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Headstone Symbolism – Clasped Hands

On the grave of Charlie Bonner (d. 13th December, 1894) buried Springfield

Perhaps the most common headstone symbol bar foliage is that of clasped hands. At first glance they look fairly simple in design, but look closely and you’ll begin to see more detail that you may be able to relate to those interred.

Look at the cuffs – many will depict male and female attire. A frilly cuff for a woman and perhaps a cufflink or tweed for the man. Likewise one hand may be more gracile, indicating a female.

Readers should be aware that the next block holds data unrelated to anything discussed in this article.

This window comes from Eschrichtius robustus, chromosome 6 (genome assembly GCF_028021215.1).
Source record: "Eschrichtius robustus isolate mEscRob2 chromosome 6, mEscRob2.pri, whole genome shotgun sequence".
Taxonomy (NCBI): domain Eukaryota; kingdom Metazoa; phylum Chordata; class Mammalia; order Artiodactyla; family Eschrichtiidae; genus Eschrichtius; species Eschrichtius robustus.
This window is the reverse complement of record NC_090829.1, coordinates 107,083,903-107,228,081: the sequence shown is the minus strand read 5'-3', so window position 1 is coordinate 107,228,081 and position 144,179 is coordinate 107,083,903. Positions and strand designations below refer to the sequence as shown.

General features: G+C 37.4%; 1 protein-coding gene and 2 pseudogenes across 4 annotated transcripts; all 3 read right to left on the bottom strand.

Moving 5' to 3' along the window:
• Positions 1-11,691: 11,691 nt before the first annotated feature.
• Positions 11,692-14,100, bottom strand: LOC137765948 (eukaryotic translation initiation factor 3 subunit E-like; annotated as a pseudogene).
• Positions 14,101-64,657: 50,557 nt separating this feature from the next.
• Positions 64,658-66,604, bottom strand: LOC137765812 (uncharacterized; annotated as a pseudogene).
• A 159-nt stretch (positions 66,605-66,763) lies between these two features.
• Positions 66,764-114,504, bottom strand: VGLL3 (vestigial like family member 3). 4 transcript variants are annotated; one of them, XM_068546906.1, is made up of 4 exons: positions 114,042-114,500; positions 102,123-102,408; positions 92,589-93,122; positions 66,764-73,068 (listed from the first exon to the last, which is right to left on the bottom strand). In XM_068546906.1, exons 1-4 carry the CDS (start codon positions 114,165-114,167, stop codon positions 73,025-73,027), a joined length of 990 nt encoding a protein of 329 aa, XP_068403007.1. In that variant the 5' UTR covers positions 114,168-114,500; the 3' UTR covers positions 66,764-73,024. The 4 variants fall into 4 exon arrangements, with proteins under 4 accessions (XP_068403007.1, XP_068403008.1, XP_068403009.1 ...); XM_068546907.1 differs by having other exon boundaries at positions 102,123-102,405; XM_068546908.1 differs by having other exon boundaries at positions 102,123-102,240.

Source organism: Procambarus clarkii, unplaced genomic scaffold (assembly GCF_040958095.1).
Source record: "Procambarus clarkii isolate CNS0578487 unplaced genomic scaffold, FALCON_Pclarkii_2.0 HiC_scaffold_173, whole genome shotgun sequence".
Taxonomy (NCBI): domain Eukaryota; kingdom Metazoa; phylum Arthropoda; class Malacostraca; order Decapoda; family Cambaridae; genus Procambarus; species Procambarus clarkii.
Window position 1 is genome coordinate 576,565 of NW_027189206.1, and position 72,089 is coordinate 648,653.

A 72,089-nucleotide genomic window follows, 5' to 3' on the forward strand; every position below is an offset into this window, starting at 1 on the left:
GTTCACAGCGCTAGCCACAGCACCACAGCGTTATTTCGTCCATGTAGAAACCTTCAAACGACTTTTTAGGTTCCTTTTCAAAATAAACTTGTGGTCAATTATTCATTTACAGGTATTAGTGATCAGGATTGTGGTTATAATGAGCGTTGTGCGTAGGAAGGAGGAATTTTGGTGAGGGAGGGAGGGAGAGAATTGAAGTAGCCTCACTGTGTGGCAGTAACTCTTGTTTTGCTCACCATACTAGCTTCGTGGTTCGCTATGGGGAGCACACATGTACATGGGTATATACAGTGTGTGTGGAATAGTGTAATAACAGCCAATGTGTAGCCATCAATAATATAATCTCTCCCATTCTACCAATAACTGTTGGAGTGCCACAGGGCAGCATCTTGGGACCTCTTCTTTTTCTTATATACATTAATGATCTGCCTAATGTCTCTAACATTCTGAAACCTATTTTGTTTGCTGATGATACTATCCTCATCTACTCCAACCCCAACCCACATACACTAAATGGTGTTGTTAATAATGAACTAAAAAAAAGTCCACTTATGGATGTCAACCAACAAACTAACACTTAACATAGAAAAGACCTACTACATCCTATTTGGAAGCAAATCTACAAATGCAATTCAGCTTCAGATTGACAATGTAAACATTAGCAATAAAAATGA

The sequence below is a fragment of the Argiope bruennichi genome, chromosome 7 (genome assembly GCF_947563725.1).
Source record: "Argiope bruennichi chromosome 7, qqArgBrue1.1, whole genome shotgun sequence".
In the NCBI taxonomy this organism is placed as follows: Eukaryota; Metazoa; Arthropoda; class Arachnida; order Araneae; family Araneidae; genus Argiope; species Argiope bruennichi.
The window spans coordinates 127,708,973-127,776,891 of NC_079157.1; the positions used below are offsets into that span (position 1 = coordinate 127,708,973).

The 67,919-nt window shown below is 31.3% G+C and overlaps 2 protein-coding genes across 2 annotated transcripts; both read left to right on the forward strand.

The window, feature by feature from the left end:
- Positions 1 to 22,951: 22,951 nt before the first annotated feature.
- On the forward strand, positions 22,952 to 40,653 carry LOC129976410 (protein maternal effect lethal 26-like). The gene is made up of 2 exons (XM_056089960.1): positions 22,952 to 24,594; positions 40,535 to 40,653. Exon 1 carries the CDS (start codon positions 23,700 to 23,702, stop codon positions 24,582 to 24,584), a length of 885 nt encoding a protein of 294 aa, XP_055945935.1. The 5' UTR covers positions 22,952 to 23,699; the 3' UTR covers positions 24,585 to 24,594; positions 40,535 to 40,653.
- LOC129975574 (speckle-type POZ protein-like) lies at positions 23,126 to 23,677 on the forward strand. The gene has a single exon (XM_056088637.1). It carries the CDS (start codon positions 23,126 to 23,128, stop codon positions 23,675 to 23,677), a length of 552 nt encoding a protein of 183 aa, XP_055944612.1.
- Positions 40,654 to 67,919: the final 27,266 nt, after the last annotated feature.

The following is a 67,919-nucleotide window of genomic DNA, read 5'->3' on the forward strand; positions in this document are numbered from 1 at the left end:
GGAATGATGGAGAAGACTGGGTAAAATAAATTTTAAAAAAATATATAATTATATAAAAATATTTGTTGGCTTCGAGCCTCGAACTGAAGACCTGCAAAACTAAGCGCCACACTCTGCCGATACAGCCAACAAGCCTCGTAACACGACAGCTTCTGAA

On headstone of Alice Guy (d. 15th June 1904), buried Springfield.

Clasped hands can be a symbol of a farewell or last goodbye, and some are accompanied by wording reflecting such sentiments. This symbol can also illustrate unity in life and death, a fraternal bond or a partnership such as man and wife.

It is often said that the hand “grasping” represents that of the first to die, leading the other to heaven. However, this doesn’t always tie in with the chronology on a headstone.

On headstone of William Edward Nivingsen Hewitt (d. 26 Jan, 1910 - drowned Mt White), at Waddington buried with his parents and brother.

 

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  1. Pingback: Clasped hands on tombstones: What do they mean? | Cemetery Monuments - June 24, 2013

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